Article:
OBJECTIVE: To determine whether dietary patterns associated with food insecurity are associated with poor longitudinal glycemic control. RESEARCH DESIGN AND METHODS In a prospective, population-based, longitudinal cohort study, we ascertained food security (Food Security Survey Module), dietary pattern (Healthy Eating Index-2005 [HEI 2005]), and hemoglobin A1c (HbA1c) in Puerto Rican adults aged 45-75 years with diabetes at baseline (2004-2009) and HbA1c at ~2 years follow-up (2006-2012). We determined associations between food insecurity and dietary pattern and assessed whether those dietary patterns were associated with poorer HbA1c concentration over time, using multivariable-adjusted repeated subjects mixed-effects models. RESULTS: There were 584 participants with diabetes at baseline and 516 at follow-up. Foodinsecure participants reported lower overall dietary quality and lower intake of fruit and vegetables. A food insecurity*HEI 2005 interaction (P < 0.001) suggested that better diet quality was more strongly associated with lower HbA1c in foodinsecure than food-secure participants. In adjustedmodels, lower follow-up HbA1c was associatedwith greater HEI 2005 score (b =20.01 HbA1c%per HEI 2005 point per year, P = 0.003) and with subscores of total vegetables (b = 20.09, P = 0.04) and dark green and orange vegetables and legumes (b = 20.06, P = 0.048). Compared with the minimum total vegetable score, a participant with the maximum score showed relative improvements of HbA1c of 0.5% per year. CONCLUSIONS: Food insecurity was associated with lower overall dietary quality and lower consumption of plant-based foods, which was associated with poor longitudinal glycemic control.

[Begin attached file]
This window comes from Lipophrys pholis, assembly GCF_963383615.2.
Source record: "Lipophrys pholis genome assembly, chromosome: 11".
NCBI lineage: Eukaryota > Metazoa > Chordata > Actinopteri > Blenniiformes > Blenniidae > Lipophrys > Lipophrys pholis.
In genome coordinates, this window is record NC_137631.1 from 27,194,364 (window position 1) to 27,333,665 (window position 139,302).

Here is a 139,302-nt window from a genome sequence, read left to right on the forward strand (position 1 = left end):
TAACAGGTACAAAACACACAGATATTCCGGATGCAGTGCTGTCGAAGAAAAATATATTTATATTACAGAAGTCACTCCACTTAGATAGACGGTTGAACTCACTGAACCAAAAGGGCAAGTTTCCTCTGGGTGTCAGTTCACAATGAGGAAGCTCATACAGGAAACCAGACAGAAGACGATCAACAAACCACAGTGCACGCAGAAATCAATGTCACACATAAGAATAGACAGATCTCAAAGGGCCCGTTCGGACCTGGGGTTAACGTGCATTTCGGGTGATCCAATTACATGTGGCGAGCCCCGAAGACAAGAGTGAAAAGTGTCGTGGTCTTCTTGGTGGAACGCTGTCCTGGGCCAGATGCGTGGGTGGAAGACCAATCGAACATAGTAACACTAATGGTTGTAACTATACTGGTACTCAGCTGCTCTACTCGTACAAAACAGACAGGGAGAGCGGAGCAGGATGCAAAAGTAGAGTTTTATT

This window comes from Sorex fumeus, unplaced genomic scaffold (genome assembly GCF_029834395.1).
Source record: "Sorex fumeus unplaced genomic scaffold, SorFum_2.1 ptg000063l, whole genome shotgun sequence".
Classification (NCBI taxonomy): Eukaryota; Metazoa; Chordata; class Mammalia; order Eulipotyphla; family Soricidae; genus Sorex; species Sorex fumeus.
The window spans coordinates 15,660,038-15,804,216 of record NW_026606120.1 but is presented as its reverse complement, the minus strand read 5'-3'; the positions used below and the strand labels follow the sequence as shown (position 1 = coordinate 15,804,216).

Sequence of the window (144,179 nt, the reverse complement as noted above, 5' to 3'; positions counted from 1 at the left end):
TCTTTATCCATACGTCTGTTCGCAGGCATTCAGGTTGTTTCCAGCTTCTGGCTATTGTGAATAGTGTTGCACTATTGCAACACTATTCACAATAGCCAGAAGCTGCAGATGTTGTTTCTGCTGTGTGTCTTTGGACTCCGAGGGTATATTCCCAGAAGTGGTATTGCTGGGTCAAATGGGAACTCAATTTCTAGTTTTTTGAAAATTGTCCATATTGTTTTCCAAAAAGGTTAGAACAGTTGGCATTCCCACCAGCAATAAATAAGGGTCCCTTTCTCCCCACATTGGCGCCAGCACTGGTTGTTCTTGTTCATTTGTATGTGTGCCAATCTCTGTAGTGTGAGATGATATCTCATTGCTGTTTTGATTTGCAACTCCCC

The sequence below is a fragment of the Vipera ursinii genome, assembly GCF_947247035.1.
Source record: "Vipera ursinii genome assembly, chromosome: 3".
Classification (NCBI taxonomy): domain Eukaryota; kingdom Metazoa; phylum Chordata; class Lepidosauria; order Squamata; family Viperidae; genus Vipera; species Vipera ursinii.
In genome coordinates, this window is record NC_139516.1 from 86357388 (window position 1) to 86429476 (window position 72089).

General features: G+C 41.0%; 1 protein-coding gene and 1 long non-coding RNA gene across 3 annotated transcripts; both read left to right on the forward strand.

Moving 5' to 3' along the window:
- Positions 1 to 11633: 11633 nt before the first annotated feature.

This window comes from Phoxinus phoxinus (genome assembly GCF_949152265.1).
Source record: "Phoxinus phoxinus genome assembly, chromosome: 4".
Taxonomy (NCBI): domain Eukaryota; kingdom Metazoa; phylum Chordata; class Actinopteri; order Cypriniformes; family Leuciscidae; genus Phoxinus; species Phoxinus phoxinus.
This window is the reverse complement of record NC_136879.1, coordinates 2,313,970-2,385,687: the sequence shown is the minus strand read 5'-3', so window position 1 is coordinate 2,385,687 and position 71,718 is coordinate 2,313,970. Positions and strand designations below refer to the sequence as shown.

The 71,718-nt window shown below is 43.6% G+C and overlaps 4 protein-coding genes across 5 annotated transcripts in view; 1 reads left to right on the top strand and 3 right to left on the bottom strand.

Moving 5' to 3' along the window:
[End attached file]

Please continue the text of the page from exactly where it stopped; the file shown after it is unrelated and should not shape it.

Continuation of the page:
All Science Journal Classification (ASJC) codes
- Internal Medicine
- Endocrinology, Diabetes and Metabolism
- Advanced and Specialized Nursing